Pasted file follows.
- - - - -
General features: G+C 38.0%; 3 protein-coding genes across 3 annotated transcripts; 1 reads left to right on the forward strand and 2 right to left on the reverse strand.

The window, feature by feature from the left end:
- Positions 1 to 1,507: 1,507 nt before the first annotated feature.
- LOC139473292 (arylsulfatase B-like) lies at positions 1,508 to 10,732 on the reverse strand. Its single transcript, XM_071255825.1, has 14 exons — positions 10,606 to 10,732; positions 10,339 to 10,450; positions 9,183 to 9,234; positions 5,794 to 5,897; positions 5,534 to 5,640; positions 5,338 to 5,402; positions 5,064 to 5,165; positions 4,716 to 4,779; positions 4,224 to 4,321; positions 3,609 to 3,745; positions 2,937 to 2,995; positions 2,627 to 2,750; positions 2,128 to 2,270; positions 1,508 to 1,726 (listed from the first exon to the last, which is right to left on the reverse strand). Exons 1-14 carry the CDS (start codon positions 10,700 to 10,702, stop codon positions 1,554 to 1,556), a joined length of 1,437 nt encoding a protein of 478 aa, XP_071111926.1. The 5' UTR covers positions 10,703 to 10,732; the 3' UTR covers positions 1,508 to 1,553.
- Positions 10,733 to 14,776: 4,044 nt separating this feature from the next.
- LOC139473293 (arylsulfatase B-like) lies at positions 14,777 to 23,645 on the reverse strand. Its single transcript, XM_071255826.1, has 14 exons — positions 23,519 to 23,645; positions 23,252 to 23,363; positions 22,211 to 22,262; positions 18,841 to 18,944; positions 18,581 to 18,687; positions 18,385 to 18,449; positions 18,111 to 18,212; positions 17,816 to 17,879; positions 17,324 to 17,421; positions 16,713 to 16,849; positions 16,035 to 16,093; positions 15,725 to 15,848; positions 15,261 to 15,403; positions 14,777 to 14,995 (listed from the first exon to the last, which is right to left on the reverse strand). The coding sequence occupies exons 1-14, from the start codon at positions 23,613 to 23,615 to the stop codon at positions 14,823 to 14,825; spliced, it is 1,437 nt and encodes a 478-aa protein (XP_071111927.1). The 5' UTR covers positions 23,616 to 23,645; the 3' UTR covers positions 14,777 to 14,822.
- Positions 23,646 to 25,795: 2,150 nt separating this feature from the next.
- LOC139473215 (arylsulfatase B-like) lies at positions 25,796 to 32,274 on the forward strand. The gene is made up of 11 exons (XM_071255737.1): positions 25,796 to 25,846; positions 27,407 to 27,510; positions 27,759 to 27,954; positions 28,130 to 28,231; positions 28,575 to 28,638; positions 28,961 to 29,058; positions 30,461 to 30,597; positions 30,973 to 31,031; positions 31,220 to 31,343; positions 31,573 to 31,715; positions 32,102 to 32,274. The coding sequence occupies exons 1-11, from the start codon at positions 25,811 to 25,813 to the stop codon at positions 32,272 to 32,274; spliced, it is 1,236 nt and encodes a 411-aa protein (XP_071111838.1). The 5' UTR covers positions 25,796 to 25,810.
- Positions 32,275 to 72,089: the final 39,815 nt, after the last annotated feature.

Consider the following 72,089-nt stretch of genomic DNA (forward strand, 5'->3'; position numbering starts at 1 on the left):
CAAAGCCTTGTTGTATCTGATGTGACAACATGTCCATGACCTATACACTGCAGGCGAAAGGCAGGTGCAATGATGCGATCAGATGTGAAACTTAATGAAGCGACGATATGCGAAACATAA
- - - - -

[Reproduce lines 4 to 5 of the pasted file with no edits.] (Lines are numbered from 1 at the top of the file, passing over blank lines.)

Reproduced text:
- LOC139473292 (arylsulfatase B-like) lies at positions 1,508 to 10,732 on the reverse strand. Its single transcript, XM_071255825.1, has 14 exons — positions 10,606 to 10,732; positions 10,339 to 10,450; positions 9,183 to 9,234; positions 5,794 to 5,897; positions 5,534 to 5,640; positions 5,338 to 5,402; positions 5,064 to 5,165; positions 4,716 to 4,779; positions 4,224 to 4,321; positions 3,609 to 3,745; positions 2,937 to 2,995; positions 2,627 to 2,750; positions 2,128 to 2,270; positions 1,508 to 1,726 (listed from the first exon to the last, which is right to left on the reverse strand). Exons 1-14 carry the CDS (start codon positions 10,700 to 10,702, stop codon positions 1,554 to 1,556), a joined length of 1,437 nt encoding a protein of 478 aa, XP_071111926.1. The 5' UTR covers positions 10,703 to 10,732; the 3' UTR covers positions 1,508 to 1,553.
- Positions 10,733 to 14,776: 4,044 nt separating this feature from the next.